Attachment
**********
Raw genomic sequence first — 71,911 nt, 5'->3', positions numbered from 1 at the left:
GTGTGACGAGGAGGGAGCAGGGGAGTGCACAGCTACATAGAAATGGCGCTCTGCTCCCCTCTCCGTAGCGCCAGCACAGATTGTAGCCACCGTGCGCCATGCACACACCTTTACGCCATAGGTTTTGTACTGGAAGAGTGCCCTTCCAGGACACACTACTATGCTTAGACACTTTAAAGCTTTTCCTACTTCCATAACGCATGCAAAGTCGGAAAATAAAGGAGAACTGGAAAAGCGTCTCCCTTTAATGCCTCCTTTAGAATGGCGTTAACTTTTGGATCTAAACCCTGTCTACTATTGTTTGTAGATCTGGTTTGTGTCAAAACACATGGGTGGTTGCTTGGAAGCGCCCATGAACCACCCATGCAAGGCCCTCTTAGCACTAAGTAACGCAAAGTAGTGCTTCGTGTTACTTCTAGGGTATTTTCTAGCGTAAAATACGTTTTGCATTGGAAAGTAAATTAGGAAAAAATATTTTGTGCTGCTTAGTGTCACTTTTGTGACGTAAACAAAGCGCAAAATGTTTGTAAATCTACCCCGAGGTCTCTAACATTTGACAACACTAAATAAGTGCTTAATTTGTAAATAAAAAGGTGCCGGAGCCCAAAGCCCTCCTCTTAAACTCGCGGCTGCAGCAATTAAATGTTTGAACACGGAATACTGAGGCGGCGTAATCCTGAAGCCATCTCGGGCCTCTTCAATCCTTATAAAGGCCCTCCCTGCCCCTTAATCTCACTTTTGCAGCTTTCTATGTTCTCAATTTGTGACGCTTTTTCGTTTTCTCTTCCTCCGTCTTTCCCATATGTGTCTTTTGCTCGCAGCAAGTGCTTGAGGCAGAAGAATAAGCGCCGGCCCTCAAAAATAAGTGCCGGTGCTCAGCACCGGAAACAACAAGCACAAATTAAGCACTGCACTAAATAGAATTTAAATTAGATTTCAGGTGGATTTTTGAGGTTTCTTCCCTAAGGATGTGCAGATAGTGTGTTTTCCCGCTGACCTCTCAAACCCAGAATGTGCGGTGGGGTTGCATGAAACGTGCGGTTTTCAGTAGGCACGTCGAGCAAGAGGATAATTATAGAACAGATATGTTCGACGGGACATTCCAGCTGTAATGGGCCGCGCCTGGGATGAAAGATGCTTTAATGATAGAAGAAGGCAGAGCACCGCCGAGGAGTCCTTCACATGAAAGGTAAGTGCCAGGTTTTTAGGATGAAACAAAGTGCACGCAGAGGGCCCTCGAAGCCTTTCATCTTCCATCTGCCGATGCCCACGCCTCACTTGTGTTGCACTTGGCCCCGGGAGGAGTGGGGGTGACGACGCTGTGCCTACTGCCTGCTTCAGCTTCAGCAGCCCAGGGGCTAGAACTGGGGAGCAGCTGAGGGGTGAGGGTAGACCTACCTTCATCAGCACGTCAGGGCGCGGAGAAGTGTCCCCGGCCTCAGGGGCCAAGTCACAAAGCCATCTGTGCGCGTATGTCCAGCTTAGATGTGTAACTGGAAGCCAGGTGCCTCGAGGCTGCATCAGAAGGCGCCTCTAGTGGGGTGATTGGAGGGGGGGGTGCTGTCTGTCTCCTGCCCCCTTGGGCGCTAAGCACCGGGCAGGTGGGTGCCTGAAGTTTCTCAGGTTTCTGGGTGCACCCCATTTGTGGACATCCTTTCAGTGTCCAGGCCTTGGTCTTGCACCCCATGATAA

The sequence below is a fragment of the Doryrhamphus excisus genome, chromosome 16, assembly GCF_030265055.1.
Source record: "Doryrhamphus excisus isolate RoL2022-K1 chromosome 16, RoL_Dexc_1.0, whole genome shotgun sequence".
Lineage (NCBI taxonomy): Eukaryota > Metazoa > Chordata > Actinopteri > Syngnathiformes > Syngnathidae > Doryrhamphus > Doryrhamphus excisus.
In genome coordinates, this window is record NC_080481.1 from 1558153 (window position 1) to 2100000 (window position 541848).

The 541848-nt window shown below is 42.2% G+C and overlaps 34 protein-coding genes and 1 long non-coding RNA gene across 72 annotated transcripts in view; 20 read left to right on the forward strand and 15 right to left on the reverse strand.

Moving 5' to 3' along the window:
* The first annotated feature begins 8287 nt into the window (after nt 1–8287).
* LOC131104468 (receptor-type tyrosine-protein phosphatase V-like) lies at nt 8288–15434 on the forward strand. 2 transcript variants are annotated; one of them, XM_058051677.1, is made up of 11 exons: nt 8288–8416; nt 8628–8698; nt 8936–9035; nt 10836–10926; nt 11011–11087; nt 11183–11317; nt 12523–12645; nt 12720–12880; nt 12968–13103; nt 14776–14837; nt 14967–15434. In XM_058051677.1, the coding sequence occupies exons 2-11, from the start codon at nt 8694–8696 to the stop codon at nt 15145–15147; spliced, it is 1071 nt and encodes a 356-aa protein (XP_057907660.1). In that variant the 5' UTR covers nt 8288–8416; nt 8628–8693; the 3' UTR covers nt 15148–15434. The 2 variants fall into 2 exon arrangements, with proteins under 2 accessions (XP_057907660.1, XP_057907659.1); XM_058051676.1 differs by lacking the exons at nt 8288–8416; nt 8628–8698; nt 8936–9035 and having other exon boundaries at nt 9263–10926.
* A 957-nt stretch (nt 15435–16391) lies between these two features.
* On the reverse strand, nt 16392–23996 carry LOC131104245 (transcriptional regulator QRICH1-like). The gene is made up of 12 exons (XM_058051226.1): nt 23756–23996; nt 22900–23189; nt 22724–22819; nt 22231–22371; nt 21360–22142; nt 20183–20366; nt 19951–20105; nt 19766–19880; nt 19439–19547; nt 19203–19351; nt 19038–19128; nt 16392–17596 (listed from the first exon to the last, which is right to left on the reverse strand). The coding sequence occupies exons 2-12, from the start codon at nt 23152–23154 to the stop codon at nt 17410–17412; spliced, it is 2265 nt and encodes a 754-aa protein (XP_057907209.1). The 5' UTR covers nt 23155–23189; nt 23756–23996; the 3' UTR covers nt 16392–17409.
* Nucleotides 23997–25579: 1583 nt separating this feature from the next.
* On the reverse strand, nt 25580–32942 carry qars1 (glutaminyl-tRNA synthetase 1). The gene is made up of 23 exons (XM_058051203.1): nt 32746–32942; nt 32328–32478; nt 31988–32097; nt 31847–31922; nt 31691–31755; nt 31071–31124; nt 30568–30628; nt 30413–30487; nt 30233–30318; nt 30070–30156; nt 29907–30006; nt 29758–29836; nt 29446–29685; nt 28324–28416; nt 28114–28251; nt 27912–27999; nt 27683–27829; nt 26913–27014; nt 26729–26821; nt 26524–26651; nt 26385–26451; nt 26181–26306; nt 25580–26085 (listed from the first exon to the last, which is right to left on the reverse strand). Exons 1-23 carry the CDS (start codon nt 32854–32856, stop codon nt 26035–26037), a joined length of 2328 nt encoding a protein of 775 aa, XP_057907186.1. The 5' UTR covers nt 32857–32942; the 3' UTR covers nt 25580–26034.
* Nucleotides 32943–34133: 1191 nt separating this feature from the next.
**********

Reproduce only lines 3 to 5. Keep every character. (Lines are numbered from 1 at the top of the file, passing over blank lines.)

The sequence below is a fragment of the Doryrhamphus excisus genome, chromosome 16, assembly GCF_030265055.1.
Source record: "Doryrhamphus excisus isolate RoL2022-K1 chromosome 16, RoL_Dexc_1.0, whole genome shotgun sequence".
Lineage (NCBI taxonomy): Eukaryota > Metazoa > Chordata > Actinopteri > Syngnathiformes > Syngnathidae > Doryrhamphus > Doryrhamphus excisus.